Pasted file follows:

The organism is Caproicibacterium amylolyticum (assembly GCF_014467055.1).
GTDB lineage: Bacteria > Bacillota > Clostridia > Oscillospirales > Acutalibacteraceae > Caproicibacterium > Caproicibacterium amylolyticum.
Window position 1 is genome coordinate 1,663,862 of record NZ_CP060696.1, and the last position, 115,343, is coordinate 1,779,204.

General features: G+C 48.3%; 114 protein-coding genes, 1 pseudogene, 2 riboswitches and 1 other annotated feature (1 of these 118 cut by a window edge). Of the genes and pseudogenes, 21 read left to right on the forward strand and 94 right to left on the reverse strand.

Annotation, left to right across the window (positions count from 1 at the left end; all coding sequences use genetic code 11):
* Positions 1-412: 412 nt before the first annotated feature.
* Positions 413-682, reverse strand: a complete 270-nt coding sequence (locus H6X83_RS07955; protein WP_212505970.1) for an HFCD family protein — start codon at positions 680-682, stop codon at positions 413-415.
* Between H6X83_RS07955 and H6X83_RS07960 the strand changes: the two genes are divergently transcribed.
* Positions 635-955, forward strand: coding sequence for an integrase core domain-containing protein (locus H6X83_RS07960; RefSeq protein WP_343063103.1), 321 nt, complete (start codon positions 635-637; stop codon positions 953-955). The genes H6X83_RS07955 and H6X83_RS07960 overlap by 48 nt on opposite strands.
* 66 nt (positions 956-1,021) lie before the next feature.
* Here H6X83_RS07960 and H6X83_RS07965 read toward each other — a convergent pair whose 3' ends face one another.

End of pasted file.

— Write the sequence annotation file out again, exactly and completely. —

The organism is Caproicibacterium amylolyticum (assembly GCF_014467055.1).
GTDB lineage: Bacteria > Bacillota > Clostridia > Oscillospirales > Acutalibacteraceae > Caproicibacterium > Caproicibacterium amylolyticum.
Window position 1 is genome coordinate 1,663,862 of record NZ_CP060696.1, and the last position, 115,343, is coordinate 1,779,204.

General features: G+C 48.3%; 114 protein-coding genes, 1 pseudogene, 2 riboswitches and 1 other annotated feature (1 of these 118 cut by a window edge). Of the genes and pseudogenes, 21 read left to right on the forward strand and 94 right to left on the reverse strand.

Annotation, left to right across the window (positions count from 1 at the left end; all coding sequences use genetic code 11):
* Positions 1-412: 412 nt before the first annotated feature.
* Positions 413-682, reverse strand: a complete 270-nt coding sequence (locus H6X83_RS07955; protein WP_212505970.1) for an HFCD family protein — start codon at positions 680-682, stop codon at positions 413-415.
* Between H6X83_RS07955 and H6X83_RS07960 the strand changes: the two genes are divergently transcribed.
* Positions 635-955, forward strand: coding sequence for an integrase core domain-containing protein (locus H6X83_RS07960; RefSeq protein WP_343063103.1), 321 nt, complete (start codon positions 635-637; stop codon positions 953-955). The genes H6X83_RS07955 and H6X83_RS07960 overlap by 48 nt on opposite strands.
* 66 nt (positions 956-1,021) lie before the next feature.
* Here H6X83_RS07960 and H6X83_RS07965 read toward each other — a convergent pair whose 3' ends face one another.